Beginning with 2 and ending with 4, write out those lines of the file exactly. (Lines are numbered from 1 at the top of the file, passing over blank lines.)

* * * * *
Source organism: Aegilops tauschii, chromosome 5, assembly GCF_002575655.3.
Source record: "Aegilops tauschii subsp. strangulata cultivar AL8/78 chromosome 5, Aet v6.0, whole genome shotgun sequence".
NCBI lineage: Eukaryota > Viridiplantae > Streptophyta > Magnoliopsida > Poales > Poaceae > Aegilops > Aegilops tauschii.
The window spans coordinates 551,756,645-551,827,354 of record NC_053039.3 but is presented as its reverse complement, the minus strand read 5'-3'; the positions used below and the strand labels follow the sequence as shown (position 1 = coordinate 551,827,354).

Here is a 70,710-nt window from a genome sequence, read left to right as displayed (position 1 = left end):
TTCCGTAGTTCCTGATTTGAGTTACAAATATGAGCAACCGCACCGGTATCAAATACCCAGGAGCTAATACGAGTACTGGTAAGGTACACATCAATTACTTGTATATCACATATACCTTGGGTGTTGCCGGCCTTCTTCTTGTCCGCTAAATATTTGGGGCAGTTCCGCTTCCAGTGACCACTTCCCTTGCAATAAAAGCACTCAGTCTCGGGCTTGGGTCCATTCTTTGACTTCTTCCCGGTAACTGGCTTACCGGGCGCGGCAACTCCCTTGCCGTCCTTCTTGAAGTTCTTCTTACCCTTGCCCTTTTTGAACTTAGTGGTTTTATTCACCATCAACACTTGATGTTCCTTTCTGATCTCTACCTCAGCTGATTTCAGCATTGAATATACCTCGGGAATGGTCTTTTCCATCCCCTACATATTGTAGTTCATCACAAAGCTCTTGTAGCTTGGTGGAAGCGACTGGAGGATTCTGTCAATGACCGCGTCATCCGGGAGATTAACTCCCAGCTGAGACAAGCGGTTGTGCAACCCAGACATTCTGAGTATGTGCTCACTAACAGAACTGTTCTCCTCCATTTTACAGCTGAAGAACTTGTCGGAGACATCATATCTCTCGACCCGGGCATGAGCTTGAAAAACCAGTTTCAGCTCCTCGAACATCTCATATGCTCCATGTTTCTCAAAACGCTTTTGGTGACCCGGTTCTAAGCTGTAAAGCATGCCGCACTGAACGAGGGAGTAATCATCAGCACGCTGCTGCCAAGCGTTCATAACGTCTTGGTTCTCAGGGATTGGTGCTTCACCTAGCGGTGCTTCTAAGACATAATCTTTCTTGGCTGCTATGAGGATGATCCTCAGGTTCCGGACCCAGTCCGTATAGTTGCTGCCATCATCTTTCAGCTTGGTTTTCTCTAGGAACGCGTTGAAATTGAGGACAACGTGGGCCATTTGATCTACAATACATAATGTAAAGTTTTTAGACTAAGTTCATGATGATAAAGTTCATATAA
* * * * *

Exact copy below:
Source record: "Aegilops tauschii subsp. strangulata cultivar AL8/78 chromosome 5, Aet v6.0, whole genome shotgun sequence".
NCBI lineage: Eukaryota > Viridiplantae > Streptophyta > Magnoliopsida > Poales > Poaceae > Aegilops > Aegilops tauschii.
The window spans coordinates 551,756,645-551,827,354 of record NC_053039.3 but is presented as its reverse complement, the minus strand read 5'-3'; the positions used below and the strand labels follow the sequence as shown (position 1 = coordinate 551,827,354).